Join Billings Community Conversations Nov. 4-12
Gazette opinion

Join Billings Community Conversations Nov. 4-12


Transportation studies for the coming fiscal year will be a topic of discussion during Monday's Billings City Council work session.

How can City Hall improve communications with the citizens of Billings?

What would make Billings safer for pedestrians and bicyclists?

What does the City Charter do?

The Billings City Council wants to know what you think about those three topics. The annual Community Conversations series is set to begin next week. A schedule follows:

- Noon to 1:30 p.m., Nov. 4, Billings Public Library.

- 7-8:30 p.m., Nov. 4, Castle Rock Middle School Library.

- 7-8:30 p.m., Nov. 5, Little Horn State Bank, 2900 Central Ave.

- 7-8:30 p.m., Nov. 10, Lewis and Clark Middle School Chorus Room.

- 7-8:30 p.m., Nov. 12, St. John’s Alberta Bair Conference Room, Rimrock and Shiloh roads.

Community Conversations started several years ago with City Council members who wanted to improve the flow of information from citizens and to citizens. Present council members chose communication as one of the topics this year. Liz Kampa-Weatherwax, whose duties as the city’s purchasing agent also include organizing these meetings, said council members expressed interest in hearing what people think about the city using social media or hiring a public information officer.

Concern about recent motor vehicle crashes with pedestrians and bicyclists put street safety on the conversation list this year, Kampa-Weatherwax said. The meetings are an opportunity for motorists, bicyclists and walkers to speak up on what is needed to make their neighborhoods and routes safer.

The City Charter, the city’s self-governing document, spells out how our city council, city administrator and advisory boards function. It sets the duties of elected city officials and limits how property taxes are imposed. Many residents are unfamiliar with the charter, so the November meetings will include a brief presentation on what this document does and how citizens can continue to revise it.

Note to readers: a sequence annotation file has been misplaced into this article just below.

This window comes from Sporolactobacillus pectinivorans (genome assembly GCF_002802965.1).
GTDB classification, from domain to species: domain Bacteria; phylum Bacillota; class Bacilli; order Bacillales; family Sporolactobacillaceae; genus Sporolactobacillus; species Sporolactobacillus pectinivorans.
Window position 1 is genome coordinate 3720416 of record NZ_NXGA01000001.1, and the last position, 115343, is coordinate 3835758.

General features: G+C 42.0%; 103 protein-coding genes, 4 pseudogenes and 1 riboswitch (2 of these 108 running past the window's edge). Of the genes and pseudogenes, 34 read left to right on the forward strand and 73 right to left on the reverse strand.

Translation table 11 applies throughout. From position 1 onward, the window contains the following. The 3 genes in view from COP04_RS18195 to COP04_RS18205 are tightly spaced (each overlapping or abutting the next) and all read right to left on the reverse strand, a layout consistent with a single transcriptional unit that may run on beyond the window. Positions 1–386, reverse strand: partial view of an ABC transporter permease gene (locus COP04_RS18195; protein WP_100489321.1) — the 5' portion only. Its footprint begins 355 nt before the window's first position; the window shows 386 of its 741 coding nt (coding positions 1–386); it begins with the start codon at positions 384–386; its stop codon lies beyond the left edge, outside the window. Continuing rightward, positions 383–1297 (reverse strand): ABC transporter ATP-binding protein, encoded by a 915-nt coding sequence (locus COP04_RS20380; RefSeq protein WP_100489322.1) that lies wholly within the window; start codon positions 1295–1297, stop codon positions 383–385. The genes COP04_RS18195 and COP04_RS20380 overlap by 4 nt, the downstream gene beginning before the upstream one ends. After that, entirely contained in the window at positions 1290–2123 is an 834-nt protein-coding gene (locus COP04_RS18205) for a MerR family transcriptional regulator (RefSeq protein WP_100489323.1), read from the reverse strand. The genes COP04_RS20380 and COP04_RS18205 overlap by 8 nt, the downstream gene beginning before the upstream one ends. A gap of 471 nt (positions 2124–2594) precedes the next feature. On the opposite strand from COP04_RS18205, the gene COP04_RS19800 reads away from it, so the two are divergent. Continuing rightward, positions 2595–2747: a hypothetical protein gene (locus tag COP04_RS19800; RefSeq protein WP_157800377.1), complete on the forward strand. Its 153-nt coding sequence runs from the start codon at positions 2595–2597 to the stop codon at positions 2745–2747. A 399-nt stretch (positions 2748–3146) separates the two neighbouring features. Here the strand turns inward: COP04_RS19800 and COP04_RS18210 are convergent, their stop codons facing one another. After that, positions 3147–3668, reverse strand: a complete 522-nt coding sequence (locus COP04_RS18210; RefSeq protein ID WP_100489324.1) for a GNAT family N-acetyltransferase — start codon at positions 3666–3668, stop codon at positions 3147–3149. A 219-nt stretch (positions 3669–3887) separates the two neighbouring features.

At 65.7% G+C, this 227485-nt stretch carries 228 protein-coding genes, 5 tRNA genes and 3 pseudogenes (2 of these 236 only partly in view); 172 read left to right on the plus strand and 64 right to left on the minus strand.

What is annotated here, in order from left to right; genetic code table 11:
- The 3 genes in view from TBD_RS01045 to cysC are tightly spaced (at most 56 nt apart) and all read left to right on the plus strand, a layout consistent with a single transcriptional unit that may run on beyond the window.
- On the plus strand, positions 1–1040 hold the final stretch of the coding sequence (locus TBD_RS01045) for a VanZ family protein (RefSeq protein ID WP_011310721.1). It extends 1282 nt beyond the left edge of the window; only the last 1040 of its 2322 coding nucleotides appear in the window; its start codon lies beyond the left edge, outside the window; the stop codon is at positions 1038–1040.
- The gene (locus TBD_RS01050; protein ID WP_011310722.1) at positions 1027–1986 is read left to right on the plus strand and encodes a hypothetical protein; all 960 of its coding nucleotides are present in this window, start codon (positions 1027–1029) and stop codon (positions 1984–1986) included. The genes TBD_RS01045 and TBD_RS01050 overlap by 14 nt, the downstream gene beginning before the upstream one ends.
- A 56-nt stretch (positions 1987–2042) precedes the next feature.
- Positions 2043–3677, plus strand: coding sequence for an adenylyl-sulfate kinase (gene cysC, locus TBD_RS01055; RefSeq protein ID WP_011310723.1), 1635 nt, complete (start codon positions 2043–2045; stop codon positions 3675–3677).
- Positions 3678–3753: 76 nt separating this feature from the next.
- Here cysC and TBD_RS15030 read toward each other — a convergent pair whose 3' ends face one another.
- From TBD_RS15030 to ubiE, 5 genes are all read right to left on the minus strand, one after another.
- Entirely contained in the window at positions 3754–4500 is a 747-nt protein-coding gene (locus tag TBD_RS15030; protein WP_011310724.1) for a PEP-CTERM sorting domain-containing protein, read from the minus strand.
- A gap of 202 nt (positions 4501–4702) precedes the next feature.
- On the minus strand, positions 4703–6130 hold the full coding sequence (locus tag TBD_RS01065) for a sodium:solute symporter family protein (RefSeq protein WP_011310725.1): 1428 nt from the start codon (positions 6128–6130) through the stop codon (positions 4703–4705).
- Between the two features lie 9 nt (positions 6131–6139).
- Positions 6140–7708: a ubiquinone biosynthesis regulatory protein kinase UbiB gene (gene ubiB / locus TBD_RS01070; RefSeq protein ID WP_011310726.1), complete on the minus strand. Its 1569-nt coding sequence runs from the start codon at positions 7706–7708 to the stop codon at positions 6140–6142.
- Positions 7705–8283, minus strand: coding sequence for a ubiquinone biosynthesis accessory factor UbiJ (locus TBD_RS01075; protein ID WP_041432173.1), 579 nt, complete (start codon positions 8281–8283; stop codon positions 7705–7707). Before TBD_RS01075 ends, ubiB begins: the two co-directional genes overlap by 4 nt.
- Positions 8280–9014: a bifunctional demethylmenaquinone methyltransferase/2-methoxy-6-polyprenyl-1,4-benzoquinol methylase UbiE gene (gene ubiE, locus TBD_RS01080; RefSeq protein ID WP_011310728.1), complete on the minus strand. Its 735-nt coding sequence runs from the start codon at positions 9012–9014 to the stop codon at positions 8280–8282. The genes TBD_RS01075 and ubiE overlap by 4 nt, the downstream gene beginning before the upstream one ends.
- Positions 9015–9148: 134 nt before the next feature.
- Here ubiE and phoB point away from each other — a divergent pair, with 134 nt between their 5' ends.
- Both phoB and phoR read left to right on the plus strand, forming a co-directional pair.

Community Conversations also helps city officials gather ideas for questions that will be asked in the Citizens Survey scheduled for early 2016. The last such survey, conducted in 2012, asked dozens of questions, including whether respondents have been crime victims during the previous year and whether junk vehicles and weeks were a major or minor problem in the community.

In the 2012 Citizens Survey, 85 percent of respondents said “safe community” was a high priority for them. Zero said it wasn’t a priority. The next closest priority was “sustainable economic development,” with 70 percent of respondents saying it was a high priority for them.

The survey also gives some indication of how Billings residents’ satisfaction with their city compares with folks in other U.S. cities.

Generally, the city administrator, several department heads and several City Council members attend each conversation. This year’s meetings start the day after the City Council election, so winners can get immediate citizen input.

As the City Council determines how to meet public safety demands — and other needs — now and into the future, it needs to hear from citizens. Speak up at a Community Conversation.



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